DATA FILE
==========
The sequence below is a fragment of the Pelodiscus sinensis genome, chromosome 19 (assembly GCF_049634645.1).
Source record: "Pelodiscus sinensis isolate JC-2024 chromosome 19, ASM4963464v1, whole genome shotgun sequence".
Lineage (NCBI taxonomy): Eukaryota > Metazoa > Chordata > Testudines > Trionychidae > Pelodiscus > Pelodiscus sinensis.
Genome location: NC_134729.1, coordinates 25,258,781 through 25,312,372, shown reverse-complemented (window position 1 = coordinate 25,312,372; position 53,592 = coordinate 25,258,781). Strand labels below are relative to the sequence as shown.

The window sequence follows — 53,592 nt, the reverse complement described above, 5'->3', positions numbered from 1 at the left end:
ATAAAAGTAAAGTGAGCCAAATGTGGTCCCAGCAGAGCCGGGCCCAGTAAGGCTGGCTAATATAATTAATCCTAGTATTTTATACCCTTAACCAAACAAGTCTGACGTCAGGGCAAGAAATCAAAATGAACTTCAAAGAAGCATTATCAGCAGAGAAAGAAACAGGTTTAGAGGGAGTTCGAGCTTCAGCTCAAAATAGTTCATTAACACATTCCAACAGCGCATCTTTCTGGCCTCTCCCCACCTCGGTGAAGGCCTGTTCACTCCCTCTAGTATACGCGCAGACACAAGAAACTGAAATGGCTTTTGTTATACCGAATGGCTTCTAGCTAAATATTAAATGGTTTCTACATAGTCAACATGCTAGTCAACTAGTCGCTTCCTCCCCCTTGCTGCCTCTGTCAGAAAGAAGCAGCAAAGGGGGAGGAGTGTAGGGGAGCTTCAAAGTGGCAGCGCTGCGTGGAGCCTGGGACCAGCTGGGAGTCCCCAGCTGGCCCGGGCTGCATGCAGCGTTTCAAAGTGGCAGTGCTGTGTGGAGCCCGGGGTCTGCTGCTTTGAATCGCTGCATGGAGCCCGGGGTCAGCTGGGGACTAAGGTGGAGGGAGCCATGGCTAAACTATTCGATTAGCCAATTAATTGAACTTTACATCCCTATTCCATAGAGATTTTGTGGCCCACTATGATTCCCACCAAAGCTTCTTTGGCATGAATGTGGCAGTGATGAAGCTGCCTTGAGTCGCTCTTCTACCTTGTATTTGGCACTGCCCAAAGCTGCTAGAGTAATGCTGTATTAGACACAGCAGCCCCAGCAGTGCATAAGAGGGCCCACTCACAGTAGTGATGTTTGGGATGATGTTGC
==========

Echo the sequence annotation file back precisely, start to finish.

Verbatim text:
The sequence below is a fragment of the Pelodiscus sinensis genome, chromosome 19 (assembly GCF_049634645.1).
Source record: "Pelodiscus sinensis isolate JC-2024 chromosome 19, ASM4963464v1, whole genome shotgun sequence".
Lineage (NCBI taxonomy): Eukaryota > Metazoa > Chordata > Testudines > Trionychidae > Pelodiscus > Pelodiscus sinensis.
Genome location: NC_134729.1, coordinates 25,258,781 through 25,312,372, shown reverse-complemented (window position 1 = coordinate 25,312,372; position 53,592 = coordinate 25,258,781). Strand labels below are relative to the sequence as shown.

The window sequence follows — 53,592 nt, the reverse complement described above, 5'->3', positions numbered from 1 at the left end:
ATAAAAGTAAAGTGAGCCAAATGTGGTCCCAGCAGAGCCGGGCCCAGTAAGGCTGGCTAATATAATTAATCCTAGTATTTTATACCCTTAACCAAACAAGTCTGACGTCAGGGCAAGAAATCAAAATGAACTTCAAAGAAGCATTATCAGCAGAGAAAGAAACAGGTTTAGAGGGAGTTCGAGCTTCAGCTCAAAATAGTTCATTAACACATTCCAACAGCGCATCTTTCTGGCCTCTCCCCACCTCGGTGAAGGCCTGTTCACTCCCTCTAGTATACGCGCAGACACAAGAAACTGAAATGGCTTTTGTTATACCGAATGGCTTCTAGCTAAATATTAAATGGTTTCTACATAGTCAACATGCTAGTCAACTAGTCGCTTCCTCCCCCTTGCTGCCTCTGTCAGAAAGAAGCAGCAAAGGGGGAGGAGTGTAGGGGAGCTTCAAAGTGGCAGCGCTGCGTGGAGCCTGGGACCAGCTGGGAGTCCCCAGCTGGCCCGGGCTGCATGCAGCGTTTCAAAGTGGCAGTGCTGTGTGGAGCCCGGGGTCTGCTGCTTTGAATCGCTGCATGGAGCCCGGGGTCAGCTGGGGACTAAGGTGGAGGGAGCCATGGCTAAACTATTCGATTAGCCAATTAATTGAACTTTACATCCCTATTCCATAGAGATTTTGTGGCCCACTATGATTCCCACCAAAGCTTCTTTGGCATGAATGTGGCAGTGATGAAGCTGCCTTGAGTCGCTCTTCTACCTTGTATTTGGCACTGCCCAAAGCTGCTAGAGTAATGCTGTATTAGACACAGCAGCCCCAGCAGTGCATAAGAGGGCCCACTCACAGTAGTGATGTTTGGGATGATGTTGC